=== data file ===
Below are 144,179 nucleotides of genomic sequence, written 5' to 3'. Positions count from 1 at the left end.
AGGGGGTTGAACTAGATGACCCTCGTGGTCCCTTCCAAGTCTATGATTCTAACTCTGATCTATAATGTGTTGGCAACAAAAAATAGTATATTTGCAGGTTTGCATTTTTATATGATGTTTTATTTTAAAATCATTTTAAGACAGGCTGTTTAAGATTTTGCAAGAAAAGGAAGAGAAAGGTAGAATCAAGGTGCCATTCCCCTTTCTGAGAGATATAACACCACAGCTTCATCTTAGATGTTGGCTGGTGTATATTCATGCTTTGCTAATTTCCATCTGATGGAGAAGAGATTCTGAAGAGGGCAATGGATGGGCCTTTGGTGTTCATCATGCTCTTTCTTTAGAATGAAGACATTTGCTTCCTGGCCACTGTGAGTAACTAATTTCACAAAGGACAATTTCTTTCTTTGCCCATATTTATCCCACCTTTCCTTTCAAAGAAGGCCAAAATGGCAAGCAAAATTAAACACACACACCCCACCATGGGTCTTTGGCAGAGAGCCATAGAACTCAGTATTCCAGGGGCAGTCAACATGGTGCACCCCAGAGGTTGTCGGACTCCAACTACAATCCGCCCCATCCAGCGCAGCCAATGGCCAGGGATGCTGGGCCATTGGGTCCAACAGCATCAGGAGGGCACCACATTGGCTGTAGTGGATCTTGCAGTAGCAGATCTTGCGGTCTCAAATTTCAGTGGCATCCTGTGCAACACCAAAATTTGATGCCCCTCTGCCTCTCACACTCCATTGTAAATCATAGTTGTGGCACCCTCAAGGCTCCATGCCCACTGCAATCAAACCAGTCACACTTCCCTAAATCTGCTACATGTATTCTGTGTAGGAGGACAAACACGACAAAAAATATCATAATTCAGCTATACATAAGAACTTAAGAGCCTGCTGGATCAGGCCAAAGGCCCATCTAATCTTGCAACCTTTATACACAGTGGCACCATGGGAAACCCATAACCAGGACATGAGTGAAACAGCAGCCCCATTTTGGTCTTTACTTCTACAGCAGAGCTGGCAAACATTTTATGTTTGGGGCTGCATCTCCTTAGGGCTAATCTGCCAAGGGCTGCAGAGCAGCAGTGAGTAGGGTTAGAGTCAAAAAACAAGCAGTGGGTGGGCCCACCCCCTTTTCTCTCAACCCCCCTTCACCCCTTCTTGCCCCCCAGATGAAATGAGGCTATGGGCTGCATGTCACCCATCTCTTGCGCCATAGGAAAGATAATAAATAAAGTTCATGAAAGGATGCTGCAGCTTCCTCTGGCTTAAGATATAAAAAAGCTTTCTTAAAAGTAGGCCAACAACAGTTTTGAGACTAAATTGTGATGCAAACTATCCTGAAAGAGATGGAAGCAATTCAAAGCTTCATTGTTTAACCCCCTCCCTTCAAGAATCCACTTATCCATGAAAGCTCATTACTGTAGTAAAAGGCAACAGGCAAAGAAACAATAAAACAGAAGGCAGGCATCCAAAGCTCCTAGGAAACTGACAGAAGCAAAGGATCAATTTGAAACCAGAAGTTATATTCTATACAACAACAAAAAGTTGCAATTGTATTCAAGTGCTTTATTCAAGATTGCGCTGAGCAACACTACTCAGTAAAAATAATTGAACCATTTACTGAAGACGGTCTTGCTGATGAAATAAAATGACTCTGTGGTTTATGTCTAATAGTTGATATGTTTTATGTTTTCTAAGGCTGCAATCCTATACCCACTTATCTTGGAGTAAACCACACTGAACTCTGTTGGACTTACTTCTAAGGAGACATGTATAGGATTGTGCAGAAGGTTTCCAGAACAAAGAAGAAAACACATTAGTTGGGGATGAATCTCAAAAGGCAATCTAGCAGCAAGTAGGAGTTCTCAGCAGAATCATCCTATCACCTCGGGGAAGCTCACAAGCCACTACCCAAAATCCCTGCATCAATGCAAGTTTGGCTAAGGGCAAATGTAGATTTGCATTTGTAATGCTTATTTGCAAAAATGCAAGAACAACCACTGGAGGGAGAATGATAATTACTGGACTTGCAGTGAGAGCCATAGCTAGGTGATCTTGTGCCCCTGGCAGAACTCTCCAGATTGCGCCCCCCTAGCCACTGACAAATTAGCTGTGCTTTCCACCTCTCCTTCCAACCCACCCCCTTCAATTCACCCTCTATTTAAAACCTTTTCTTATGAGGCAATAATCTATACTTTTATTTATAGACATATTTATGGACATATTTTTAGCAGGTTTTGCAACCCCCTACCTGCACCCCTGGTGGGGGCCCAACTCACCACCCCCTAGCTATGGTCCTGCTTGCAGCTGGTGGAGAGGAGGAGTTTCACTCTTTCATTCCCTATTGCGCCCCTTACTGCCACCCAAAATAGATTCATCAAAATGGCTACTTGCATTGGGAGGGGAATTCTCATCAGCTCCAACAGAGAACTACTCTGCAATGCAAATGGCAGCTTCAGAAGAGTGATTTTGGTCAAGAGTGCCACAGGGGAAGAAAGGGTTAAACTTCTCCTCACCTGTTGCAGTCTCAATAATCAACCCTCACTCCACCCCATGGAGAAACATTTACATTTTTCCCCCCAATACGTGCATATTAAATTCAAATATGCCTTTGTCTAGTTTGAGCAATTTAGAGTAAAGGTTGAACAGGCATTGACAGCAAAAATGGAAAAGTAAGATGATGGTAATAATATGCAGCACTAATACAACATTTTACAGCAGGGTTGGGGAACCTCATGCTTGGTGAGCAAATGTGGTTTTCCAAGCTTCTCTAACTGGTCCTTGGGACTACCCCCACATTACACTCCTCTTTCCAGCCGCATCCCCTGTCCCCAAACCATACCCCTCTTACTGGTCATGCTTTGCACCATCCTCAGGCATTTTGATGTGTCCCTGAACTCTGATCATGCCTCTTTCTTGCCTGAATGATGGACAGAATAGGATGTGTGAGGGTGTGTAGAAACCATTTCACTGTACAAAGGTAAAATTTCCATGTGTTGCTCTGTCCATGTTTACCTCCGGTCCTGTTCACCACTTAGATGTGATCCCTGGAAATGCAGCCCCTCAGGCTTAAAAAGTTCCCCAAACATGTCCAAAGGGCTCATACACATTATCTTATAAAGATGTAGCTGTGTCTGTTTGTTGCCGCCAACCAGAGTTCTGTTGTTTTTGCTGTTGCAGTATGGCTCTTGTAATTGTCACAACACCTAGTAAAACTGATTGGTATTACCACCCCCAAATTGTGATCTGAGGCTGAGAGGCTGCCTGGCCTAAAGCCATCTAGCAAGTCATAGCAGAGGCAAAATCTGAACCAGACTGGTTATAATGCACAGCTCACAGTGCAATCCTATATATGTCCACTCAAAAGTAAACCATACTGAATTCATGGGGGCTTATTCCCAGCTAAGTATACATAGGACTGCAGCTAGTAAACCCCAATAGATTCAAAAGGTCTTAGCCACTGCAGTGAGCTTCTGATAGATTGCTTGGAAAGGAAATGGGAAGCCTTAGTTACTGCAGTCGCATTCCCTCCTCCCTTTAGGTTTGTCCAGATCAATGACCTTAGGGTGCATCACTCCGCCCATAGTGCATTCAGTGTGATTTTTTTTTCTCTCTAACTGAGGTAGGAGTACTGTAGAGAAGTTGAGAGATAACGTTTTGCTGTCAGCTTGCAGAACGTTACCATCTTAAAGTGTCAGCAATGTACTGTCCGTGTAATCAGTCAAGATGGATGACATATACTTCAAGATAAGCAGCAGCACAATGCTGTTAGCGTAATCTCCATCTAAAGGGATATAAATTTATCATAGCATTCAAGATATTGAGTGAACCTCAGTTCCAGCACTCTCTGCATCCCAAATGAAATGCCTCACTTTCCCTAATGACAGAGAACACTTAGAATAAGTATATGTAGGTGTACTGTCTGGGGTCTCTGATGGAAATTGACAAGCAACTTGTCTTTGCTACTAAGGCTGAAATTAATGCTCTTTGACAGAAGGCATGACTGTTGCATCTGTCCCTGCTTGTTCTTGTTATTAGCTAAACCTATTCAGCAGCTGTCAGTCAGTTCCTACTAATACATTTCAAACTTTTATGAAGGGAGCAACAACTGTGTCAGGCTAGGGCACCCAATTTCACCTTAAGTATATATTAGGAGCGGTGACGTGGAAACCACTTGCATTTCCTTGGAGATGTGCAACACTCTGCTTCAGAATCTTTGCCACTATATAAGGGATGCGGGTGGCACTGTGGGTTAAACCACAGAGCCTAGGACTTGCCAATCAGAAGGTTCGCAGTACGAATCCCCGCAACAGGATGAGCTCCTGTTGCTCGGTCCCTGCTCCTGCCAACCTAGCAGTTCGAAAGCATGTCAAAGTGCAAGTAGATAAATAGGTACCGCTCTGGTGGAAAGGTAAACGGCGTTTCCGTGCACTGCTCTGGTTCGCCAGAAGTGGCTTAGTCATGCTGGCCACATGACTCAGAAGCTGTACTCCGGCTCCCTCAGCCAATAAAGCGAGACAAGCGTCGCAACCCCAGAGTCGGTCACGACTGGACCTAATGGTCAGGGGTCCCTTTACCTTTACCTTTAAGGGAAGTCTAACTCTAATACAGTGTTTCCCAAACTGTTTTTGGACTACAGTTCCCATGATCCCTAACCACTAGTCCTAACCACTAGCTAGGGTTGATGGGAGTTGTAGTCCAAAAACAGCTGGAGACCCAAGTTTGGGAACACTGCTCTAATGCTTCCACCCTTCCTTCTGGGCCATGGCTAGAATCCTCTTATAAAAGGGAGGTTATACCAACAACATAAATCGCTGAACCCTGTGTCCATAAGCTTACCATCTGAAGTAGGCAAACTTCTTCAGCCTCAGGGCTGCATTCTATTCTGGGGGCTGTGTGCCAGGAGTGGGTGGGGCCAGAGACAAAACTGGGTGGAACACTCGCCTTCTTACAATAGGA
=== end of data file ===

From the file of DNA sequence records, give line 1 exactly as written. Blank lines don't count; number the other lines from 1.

Below are 144,179 nucleotides of genomic sequence, written 5' to 3'. Positions count from 1 at the left end.